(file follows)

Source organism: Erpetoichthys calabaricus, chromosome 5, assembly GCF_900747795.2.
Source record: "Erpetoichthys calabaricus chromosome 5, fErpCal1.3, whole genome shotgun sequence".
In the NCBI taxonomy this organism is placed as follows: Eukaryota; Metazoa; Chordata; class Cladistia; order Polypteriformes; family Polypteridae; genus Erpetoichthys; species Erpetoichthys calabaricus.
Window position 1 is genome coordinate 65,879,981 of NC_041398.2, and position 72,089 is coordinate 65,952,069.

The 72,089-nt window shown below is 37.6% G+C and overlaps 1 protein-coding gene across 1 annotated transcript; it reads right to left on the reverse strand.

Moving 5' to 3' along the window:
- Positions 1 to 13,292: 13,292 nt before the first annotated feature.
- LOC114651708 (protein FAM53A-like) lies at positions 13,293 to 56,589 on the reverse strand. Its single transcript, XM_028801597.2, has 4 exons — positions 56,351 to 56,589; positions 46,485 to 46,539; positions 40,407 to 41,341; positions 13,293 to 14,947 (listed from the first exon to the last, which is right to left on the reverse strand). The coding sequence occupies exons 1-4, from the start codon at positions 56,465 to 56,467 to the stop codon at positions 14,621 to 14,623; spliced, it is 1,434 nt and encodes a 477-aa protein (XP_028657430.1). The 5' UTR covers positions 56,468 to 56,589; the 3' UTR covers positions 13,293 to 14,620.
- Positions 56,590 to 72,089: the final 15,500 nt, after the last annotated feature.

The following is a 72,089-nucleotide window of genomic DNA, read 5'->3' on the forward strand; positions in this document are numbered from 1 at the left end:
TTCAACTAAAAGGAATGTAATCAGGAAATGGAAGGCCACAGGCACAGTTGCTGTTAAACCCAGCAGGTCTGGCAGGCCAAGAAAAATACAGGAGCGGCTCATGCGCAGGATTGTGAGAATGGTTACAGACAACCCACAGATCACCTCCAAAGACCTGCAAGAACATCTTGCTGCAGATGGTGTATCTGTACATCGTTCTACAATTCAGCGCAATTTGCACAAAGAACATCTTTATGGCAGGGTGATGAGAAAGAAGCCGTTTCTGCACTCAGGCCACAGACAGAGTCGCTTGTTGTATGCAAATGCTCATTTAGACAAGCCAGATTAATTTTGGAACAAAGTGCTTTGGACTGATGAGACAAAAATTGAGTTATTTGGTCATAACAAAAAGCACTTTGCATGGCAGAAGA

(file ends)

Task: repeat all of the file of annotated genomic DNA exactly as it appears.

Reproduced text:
Source organism: Erpetoichthys calabaricus, chromosome 5, assembly GCF_900747795.2.
Source record: "Erpetoichthys calabaricus chromosome 5, fErpCal1.3, whole genome shotgun sequence".
In the NCBI taxonomy this organism is placed as follows: Eukaryota; Metazoa; Chordata; class Cladistia; order Polypteriformes; family Polypteridae; genus Erpetoichthys; species Erpetoichthys calabaricus.
Window position 1 is genome coordinate 65,879,981 of NC_041398.2, and position 72,089 is coordinate 65,952,069.

The 72,089-nt window shown below is 37.6% G+C and overlaps 1 protein-coding gene across 1 annotated transcript; it reads right to left on the reverse strand.

Moving 5' to 3' along the window:
- Positions 1 to 13,292: 13,292 nt before the first annotated feature.
- LOC114651708 (protein FAM53A-like) lies at positions 13,293 to 56,589 on the reverse strand. Its single transcript, XM_028801597.2, has 4 exons — positions 56,351 to 56,589; positions 46,485 to 46,539; positions 40,407 to 41,341; positions 13,293 to 14,947 (listed from the first exon to the last, which is right to left on the reverse strand). The coding sequence occupies exons 1-4, from the start codon at positions 56,465 to 56,467 to the stop codon at positions 14,621 to 14,623; spliced, it is 1,434 nt and encodes a 477-aa protein (XP_028657430.1). The 5' UTR covers positions 56,468 to 56,589; the 3' UTR covers positions 13,293 to 14,620.
- Positions 56,590 to 72,089: the final 15,500 nt, after the last annotated feature.

The following is a 72,089-nucleotide window of genomic DNA, read 5'->3' on the forward strand; positions in this document are numbered from 1 at the left end:
TTCAACTAAAAGGAATGTAATCAGGAAATGGAAGGCCACAGGCACAGTTGCTGTTAAACCCAGCAGGTCTGGCAGGCCAAGAAAAATACAGGAGCGGCTCATGCGCAGGATTGTGAGAATGGTTACAGACAACCCACAGATCACCTCCAAAGACCTGCAAGAACATCTTGCTGCAGATGGTGTATCTGTACATCGTTCTACAATTCAGCGCAATTTGCACAAAGAACATCTTTATGGCAGGGTGATGAGAAAGAAGCCGTTTCTGCACTCAGGCCACAGACAGAGTCGCTTGTTGTATGCAAATGCTCATTTAGACAAGCCAGATTAATTTTGGAACAAAGTGCTTTGGACTGATGAGACAAAAATTGAGTTATTTGGTCATAACAAAAAGCACTTTGCATGGCAGAAGA